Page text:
Our overall budget for this year requires us to raise $7.3 million, a daunting goal.  Of that amount, $1.5 million has been earmarked for a media buy to promote Tim Pawlenty for Governor . . . the media ads begin running Labor Day weekend.

 

With the General Election only 58 days away, we are pleased that your contribution will help us accomplish our budget goal.  Without the necessary funds to support our candidates, we could end up disappointing President Bush.  He needs our support, right here in Minnesota, to make sure we can make Minnesota a Republican state!

 

Once again, we appreciate your help and the contribution of $10,000 from American Bankers Insurance; it will go a long way in helping to make the Republican Party the majority President Bush needs right now.

 

Yours very truly, Ronald E. Eibensteiner, Chair, Republican Party of Minnesota.  Thanks so much!

 

P.S. Since we’re not sure who to thank at American Bankers Insurance, if you would do that on our behalf, I would appreciate it.

 

(ellipses, italics, and parentheticals in original; bold text handwritten).

            Minnesota Solicitor General Lori Swanson testified before the grand jury.  She explained the process that she used to review the official government records of the Federal Election Commission, filed by the Republican National State Election Committee (RNSEC) for calendar year 2002. Swanson verified from the records that American Bankers made two contributions to the RNSEC.  A contribution of $10,000 was received on September 12, 2002, and a contribution of $5,000 was received on October 17, 2002.  Swanson testified that, from her review of these records, she determined that the RNSEC sent more than $2.1 million to the Republican Party of Minnesota after the RNSEC received the initial contribution from American Bankers. Swanson could not determine from the records that she examined whether the two particular contributions from American Bankers totaling $15,000 were actually returned to the state of Minnesota as part of the $2.1 million received from the RNSEC, but stated that the letter from Eibensteiner to Jerich was evidence that the money was returned to Minnesota.

            Minnesota Legislative Auditor James Nobles also testified before the grand jury.  As part of an investigation into alleged improprieties regarding American Bankers in early 2003, he conducted a telephone interview of Harry Bassett, Jr. and Jerome Atkinson, executives employed by Assurant Group, the parent company of American Bankers.  Nobles testified that Bassett and Atkinson advised him that they intended their political contribution[1] to be used to help elect a new governor in Minnesota who would appoint a new commerce commissioner.  Bassett and Atkinson also advised Nobles that they were aware that gubernatorial candidate Tim Penney had promised to reappoint Bernstein as commerce commissioner if Penny won the election.  Bassett and Atkinson stated that their intention in making the political contribution was to help defeat Tim Penney.

            Nobles also testified about a telephone interview that he had with Eibensteiner.  According to Nobles, Eibensteiner stated that he did not know of Jerich’s affiliation with American Bankers, nor had he ever heard of the company until the newspapers reported the controversy on the corporate contributions.  Eibensteiner told Nobles that the September 9, 2002, letter to Jerich was a form letter prepared for him by staff and that he simply signed it as he did many form letters, often without reading them.  Eibensteiner stated that, as a policy, if a contributor wanted to give a corporate contribution to the Republican Party of Minnesota, state party staff members were instructed to ask for a personal contribution instead.  But if the contributor persisted in making a corporate contribution, state party staff would facilitate sending the contribution to the National Republican Party, which could accept corporate funds.  Eibensteiner advised Nobles that there was a mechanism at the party’s national office for using corporate contributions in state campaigns.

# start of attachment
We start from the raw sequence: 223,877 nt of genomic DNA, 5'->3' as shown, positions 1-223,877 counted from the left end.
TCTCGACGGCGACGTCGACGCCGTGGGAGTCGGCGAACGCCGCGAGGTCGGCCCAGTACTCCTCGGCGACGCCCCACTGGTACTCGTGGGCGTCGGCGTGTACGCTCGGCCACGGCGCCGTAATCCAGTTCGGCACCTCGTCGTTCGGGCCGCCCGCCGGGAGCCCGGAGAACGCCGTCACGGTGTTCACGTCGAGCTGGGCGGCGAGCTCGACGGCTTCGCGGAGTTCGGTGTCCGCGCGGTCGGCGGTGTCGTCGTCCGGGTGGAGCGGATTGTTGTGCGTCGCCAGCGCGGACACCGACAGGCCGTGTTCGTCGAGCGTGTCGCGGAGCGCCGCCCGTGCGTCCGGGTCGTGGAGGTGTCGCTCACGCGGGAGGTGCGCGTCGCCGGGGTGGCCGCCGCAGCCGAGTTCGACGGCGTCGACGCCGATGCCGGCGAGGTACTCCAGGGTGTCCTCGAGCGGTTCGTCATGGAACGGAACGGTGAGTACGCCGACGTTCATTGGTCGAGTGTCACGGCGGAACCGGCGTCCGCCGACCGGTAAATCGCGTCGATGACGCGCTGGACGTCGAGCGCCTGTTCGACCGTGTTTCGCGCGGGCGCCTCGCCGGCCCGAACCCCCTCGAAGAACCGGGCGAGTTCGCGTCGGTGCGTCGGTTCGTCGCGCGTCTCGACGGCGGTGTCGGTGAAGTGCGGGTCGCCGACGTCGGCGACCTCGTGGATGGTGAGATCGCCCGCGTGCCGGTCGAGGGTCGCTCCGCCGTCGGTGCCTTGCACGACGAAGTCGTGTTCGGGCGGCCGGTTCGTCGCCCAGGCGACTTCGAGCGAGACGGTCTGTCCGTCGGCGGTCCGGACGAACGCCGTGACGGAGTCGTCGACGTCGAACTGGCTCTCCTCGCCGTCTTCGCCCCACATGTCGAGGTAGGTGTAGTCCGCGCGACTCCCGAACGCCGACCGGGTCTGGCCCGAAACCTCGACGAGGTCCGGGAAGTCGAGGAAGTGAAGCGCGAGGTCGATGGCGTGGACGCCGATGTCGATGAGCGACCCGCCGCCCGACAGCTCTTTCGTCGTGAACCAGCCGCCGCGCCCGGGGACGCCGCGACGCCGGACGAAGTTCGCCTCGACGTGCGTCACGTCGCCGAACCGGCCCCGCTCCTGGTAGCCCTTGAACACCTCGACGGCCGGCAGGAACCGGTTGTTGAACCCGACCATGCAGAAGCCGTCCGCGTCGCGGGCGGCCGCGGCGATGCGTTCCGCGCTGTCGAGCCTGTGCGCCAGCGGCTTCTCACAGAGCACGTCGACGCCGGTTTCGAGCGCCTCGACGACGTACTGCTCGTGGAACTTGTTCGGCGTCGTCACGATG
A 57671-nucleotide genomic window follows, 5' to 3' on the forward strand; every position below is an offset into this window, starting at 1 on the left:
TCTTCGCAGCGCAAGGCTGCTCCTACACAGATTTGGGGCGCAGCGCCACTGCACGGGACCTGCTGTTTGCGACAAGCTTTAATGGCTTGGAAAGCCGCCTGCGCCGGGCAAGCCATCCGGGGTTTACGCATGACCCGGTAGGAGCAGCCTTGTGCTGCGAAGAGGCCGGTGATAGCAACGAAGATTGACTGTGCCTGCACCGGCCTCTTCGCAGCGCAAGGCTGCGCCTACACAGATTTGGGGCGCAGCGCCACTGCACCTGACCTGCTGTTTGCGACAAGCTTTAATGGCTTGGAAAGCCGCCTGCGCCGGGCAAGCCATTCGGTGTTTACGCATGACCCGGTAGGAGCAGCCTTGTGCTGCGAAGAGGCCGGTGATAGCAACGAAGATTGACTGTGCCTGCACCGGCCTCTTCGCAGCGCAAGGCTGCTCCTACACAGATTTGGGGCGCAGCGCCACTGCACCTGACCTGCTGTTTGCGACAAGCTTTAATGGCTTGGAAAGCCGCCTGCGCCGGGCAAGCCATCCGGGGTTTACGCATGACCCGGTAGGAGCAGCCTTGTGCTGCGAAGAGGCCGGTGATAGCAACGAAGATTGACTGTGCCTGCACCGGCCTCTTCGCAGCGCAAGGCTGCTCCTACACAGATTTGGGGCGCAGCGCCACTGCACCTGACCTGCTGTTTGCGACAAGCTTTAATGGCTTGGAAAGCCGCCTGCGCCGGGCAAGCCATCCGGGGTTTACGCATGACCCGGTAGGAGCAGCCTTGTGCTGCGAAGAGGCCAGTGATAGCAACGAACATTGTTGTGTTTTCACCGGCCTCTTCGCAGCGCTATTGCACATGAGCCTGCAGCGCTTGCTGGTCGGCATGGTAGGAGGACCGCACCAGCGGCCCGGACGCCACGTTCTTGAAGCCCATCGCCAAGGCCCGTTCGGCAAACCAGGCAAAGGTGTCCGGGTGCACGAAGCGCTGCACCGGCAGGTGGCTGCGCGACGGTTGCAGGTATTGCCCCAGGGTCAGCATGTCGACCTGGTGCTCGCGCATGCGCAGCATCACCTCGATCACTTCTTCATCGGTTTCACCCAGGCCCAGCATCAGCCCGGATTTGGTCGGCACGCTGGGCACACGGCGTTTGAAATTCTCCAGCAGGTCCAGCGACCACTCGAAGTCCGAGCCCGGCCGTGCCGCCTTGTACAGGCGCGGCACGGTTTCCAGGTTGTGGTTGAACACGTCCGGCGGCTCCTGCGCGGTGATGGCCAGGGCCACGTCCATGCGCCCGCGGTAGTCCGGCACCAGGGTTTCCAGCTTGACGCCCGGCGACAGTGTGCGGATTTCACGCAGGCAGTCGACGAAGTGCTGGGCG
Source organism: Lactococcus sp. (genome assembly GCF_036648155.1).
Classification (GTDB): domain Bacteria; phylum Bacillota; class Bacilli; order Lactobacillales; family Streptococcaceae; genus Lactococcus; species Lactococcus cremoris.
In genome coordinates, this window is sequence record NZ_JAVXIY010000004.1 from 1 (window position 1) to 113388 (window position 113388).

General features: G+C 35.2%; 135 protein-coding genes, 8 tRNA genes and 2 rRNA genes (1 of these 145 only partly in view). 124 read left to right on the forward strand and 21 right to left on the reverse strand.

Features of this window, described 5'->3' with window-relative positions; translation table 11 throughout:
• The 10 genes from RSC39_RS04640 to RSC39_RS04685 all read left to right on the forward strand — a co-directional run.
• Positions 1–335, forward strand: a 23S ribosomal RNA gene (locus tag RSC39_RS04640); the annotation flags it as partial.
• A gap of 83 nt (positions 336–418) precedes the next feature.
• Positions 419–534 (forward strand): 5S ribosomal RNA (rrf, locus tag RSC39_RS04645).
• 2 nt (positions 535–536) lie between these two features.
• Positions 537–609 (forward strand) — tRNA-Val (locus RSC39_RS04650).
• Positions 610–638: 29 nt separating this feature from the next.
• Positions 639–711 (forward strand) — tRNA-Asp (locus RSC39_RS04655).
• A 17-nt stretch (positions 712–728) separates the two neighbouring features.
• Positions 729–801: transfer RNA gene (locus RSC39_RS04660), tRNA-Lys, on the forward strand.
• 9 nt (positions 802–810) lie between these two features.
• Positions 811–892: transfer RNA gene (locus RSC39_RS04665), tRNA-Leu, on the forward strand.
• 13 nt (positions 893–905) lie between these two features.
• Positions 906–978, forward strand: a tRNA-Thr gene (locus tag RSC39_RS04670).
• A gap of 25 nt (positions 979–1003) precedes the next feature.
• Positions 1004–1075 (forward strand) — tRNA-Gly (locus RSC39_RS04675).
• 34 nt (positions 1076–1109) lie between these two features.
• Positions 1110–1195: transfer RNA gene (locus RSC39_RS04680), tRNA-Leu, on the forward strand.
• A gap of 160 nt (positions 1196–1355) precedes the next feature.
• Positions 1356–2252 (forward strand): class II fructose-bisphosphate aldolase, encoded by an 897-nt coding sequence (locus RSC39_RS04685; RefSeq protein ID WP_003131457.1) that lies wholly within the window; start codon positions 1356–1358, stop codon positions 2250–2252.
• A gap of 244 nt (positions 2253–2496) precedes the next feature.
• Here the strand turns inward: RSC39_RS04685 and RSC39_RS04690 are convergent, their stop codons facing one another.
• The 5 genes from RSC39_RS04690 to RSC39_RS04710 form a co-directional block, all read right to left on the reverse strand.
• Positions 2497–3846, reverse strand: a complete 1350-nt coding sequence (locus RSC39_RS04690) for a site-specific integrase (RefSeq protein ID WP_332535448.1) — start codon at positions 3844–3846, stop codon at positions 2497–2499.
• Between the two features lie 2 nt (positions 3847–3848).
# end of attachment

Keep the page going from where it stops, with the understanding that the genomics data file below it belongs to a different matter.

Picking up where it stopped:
Joseph St. George II, general manager of a television station in Austin, Minnesota, also testified before the grand jury.  He testified that the station ran ads for then gubernatorial candidate Tim Pawlenty on September 12, 17, 19, and in October 2002, that were prepaid either by the Republican Party of Minnesota or the candidate’s election committee.  Austin is in Mower County.

            On October 1, 2003, the grand jury returned an indictment, charging Eibensteiner with two counts of aiding and abetting prohibited campaign contributions, in violation of Minn. Stat. § 211B.15, subds. 2, 13 (2002), and two counts of soliciting prohibited campaign contributions by an insurance company, in violation of Minn. Stat. § 72A.12, subd. 5.

Eibensteiner subsequently moved to dismiss the indictment on numerous grounds, including lack of probable cause, and requested a probable cause hearing pursuant to Minn. R. Crim. P. 11.03 and State v. Florence, 306 Minn. 442,239 N.W.2d 892 (1976), which pertain to dismissal of a complaint for lack of probable cause.  For purposes of this appeal, the other relevant grounds for dismissal were that (1) venue of the grand jury in Mower County was improper and, therefore, the grand jury lacked legal authority to return the indictment; and (2) the district court lacked jurisdiction over the charged offense.[2]  In his memorandum in support of the motion to dismiss the indictment for improper venue, Eibensteiner argued that “none of the money from the [contributions] ever returned to Minnesota, let alone to Mower County.”